Cocoa Prices Lower Amid Ongoing Glut Expectations

By Carolyn Cui Features Dow Jones Newswires

Cocoa futures dropped Thursday as concerns over a cocoa glut continued to weigh on traders.

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Cocoa for September fell 2.6% to $1,897 a ton on the ICE Futures U.S. exchange.

Ivory Coast, the world's top cocoa grower, is expected to maintain the guaranteed farmer price at 700 CFA francs per kilogram for the main crop harvest, which starts in October, according to a Reuters report citing unnamed sources. Despite the sharp slump in world cocoa prices, the unchanged price paid by the Ivory Coast government would continue to stimulate cocoa output from the country.

At the same time, while heavy rain continued to batter the cocoa mid-crop in the country, Ivory Coast is expected to benefit from the wet weather and kick off a strong and early start for the October-to-March main crop if there is adequate sun, according to Reuters.

"The market still feels (like) we're going to have a big surplus," said Nick Gentile, managing partner at Nickjen Capital.

Last week, non-commercial funds added to their net short position to a total of 50,534 lots, up from 36,702 lots, according to the Commitment of Traders Report.

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"They're short for a reason," he said, adding that some traders might cover their short positions this week.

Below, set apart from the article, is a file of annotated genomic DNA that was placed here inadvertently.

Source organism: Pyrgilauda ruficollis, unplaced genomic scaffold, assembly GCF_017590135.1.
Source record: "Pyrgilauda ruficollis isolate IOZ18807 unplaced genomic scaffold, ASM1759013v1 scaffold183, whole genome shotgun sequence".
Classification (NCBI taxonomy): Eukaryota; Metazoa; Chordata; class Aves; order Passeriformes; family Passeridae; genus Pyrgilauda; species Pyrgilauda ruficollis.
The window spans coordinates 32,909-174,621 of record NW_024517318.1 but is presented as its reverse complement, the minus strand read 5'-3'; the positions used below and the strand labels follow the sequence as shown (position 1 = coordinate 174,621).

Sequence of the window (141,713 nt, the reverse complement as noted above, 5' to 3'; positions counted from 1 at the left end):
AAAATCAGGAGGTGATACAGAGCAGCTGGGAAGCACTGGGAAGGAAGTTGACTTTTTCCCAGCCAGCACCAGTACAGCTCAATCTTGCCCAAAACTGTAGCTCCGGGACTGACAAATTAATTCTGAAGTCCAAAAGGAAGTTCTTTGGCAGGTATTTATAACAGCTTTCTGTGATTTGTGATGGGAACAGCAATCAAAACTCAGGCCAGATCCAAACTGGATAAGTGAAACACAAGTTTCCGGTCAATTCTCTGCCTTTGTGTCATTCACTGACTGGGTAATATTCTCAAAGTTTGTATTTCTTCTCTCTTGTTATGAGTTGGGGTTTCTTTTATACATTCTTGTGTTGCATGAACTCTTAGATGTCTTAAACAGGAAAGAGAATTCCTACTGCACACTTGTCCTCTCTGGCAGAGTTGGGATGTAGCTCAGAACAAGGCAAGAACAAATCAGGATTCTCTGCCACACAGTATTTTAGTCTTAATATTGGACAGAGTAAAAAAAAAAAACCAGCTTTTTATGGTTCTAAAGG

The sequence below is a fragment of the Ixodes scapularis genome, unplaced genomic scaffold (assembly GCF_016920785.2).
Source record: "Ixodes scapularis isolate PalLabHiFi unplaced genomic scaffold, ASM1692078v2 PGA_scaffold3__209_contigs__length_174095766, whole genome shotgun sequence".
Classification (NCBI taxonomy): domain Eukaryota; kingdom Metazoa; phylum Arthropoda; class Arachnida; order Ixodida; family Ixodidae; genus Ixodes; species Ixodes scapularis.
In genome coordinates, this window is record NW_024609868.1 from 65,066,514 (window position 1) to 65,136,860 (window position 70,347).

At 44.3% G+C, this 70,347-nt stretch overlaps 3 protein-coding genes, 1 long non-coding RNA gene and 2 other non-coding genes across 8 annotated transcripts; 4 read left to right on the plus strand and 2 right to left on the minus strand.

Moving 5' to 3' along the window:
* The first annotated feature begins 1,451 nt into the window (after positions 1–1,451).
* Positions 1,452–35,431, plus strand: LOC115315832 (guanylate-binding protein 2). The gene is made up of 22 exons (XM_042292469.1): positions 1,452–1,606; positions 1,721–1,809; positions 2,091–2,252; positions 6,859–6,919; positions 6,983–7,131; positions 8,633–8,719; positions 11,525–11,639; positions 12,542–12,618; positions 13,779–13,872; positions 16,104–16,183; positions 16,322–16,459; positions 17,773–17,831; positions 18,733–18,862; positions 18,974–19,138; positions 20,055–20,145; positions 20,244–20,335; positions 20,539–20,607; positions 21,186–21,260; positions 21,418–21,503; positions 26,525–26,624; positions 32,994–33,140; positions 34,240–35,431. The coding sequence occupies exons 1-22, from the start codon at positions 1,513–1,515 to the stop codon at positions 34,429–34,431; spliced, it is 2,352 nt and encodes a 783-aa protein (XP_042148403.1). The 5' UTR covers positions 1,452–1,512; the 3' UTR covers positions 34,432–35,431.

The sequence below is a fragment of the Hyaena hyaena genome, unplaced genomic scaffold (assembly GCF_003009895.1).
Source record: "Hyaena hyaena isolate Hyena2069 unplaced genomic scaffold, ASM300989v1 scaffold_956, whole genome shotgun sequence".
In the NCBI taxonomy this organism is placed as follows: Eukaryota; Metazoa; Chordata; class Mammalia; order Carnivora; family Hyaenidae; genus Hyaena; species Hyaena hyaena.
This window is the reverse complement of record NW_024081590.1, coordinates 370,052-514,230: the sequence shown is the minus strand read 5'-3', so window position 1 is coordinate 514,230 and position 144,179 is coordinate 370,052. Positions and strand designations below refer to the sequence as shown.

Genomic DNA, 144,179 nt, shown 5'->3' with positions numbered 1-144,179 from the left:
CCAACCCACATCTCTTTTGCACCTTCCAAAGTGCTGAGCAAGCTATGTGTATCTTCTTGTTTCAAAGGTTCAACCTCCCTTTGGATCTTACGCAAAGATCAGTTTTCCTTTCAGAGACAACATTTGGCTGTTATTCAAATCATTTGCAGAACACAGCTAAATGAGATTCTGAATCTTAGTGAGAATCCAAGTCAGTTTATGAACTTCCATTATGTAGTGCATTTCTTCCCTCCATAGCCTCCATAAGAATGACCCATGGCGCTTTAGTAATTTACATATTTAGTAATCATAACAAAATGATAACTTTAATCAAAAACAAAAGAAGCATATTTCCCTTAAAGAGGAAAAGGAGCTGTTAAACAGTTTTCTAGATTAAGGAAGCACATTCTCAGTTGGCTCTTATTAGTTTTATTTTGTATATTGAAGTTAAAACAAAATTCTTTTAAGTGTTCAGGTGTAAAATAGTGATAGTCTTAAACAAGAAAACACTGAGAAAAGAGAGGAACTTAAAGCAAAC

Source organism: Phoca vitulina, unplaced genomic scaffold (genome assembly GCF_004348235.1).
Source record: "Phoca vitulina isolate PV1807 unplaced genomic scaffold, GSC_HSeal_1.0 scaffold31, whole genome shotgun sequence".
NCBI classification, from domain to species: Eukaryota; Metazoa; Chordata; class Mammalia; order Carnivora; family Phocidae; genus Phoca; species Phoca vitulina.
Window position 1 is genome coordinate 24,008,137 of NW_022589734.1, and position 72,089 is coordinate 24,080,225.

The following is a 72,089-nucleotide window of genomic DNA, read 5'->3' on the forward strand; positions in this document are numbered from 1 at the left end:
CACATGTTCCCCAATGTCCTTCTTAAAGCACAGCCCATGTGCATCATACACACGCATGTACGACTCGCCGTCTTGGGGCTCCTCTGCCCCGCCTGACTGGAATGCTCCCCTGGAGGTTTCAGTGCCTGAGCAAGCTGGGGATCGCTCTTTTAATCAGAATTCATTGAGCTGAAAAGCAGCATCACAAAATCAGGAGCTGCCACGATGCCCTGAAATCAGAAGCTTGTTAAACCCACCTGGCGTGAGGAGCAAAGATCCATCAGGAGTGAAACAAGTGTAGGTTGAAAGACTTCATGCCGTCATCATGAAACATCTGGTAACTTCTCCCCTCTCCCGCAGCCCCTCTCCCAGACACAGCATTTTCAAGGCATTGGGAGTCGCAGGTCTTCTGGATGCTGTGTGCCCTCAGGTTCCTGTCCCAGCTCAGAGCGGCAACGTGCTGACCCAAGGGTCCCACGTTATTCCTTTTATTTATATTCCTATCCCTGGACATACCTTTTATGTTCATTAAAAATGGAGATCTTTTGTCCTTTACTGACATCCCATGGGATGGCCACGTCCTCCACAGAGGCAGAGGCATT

Cocoa has struggled to move higher amid an expected surplus of beans, along with sluggish growth in demand.

Last month, the International Cocoa Organization raised its forecast for the 2016-17 season, indicating a surplus of 382,000 tons versus a previous estimate of 264,000 tons, as supplies of beans swell in Ivory Coast, the world's largest grower. Several private research firms have already predicted another large surplus for the next season, traders said.

In the latest report, the ICCO increased its forecast for global production in 2016/2017 by 140,000 tons to a record 4.69 million, up 18.1% from the previous season. The increases were expected to largely come from Ghana and Ivory Coast.

In other markets, raw sugar for July was down 0.5% to 13.65 cents a pound, arabica coffee for September fell 1.6% to $1.2790 a pound, frozen concentrated orange juice for September was down 0.9% to $1.3805 a pound, and December cotton added 0.3% to 67.88 cents a pound.

Write to Carolyn Cui at carolyn.cui@wsj.com

(END) Dow Jones Newswires

July 06, 2017 11:40 ET (15:40 GMT)